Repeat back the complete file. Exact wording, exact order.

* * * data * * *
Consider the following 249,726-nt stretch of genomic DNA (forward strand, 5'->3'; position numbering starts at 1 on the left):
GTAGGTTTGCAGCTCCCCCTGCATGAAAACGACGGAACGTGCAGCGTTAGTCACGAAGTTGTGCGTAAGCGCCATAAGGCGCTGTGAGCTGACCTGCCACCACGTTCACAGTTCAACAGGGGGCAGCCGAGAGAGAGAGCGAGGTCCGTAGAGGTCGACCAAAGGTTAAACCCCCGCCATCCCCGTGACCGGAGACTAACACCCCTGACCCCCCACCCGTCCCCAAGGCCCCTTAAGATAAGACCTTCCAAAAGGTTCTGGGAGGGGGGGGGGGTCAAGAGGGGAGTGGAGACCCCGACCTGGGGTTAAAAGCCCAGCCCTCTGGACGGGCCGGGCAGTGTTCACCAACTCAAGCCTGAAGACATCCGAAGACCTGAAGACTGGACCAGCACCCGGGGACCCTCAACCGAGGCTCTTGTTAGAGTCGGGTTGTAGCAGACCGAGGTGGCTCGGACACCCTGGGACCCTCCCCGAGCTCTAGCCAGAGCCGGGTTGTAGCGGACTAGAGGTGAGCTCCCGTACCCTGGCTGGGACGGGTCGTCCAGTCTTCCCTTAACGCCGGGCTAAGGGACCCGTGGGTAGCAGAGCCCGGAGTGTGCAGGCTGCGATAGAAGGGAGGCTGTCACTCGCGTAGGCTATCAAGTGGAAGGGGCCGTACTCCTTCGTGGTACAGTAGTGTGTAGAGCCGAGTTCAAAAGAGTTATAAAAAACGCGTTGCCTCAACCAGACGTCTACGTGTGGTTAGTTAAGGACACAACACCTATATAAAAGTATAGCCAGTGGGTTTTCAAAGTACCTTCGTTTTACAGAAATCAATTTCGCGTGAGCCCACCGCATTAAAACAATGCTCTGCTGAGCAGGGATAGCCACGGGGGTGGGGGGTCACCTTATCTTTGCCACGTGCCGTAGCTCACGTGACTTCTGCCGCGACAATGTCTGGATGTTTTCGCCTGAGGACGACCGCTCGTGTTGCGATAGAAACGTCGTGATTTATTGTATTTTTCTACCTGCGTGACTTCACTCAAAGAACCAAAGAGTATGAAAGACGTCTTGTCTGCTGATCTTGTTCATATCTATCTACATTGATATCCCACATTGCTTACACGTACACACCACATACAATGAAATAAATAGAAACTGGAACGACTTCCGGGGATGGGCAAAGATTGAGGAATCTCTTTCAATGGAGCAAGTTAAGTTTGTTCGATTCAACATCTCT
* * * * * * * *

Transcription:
Consider the following 249,726-nt stretch of genomic DNA (forward strand, 5'->3'; position numbering starts at 1 on the left):
GTAGGTTTGCAGCTCCCCCTGCATGAAAACGACGGAACGTGCAGCGTTAGTCACGAAGTTGTGCGTAAGCGCCATAAGGCGCTGTGAGCTGACCTGCCACCACGTTCACAGTTCAACAGGGGGCAGCCGAGAGAGAGAGCGAGGTCCGTAGAGGTCGACCAAAGGTTAAACCCCCGCCATCCCCGTGACCGGAGACTAACACCCCTGACCCCCCACCCGTCCCCAAGGCCCCTTAAGATAAGACCTTCCAAAAGGTTCTGGGAGGGGGGGGGGGTCAAGAGGGGAGTGGAGACCCCGACCTGGGGTTAAAAGCCCAGCCCTCTGGACGGGCCGGGCAGTGTTCACCAACTCAAGCCTGAAGACATCCGAAGACCTGAAGACTGGACCAGCACCCGGGGACCCTCAACCGAGGCTCTTGTTAGAGTCGGGTTGTAGCAGACCGAGGTGGCTCGGACACCCTGGGACCCTCCCCGAGCTCTAGCCAGAGCCGGGTTGTAGCGGACTAGAGGTGAGCTCCCGTACCCTGGCTGGGACGGGTCGTCCAGTCTTCCCTTAACGCCGGGCTAAGGGACCCGTGGGTAGCAGAGCCCGGAGTGTGCAGGCTGCGATAGAAGGGAGGCTGTCACTCGCGTAGGCTATCAAGTGGAAGGGGCCGTACTCCTTCGTGGTACAGTAGTGTGTAGAGCCGAGTTCAAAAGAGTTATAAAAAACGCGTTGCCTCAACCAGACGTCTACGTGTGGTTAGTTAAGGACACAACACCTATATAAAAGTATAGCCAGTGGGTTTTCAAAGTACCTTCGTTTTACAGAAATCAATTTCGCGTGAGCCCACCGCATTAAAACAATGCTCTGCTGAGCAGGGATAGCCACGGGGGTGGGGGGTCACCTTATCTTTGCCACGTGCCGTAGCTCACGTGACTTCTGCCGCGACAATGTCTGGATGTTTTCGCCTGAGGACGACCGCTCGTGTTGCGATAGAAACGTCGTGATTTATTGTATTTTTCTACCTGCGTGACTTCACTCAAAGAACCAAAGAGTATGAAAGACGTCTTGTCTGCTGATCTTGTTCATATCTATCTACATTGATATCCCACATTGCTTACACGTACACACCACATACAATGAAATAAATAGAAACTGGAACGACTTCCGGGGATGGGCAAAGATTGAGGAATCTCTTTCAATGGAGCAAGTTAAGTTTGTTCGATTCAACATCTCT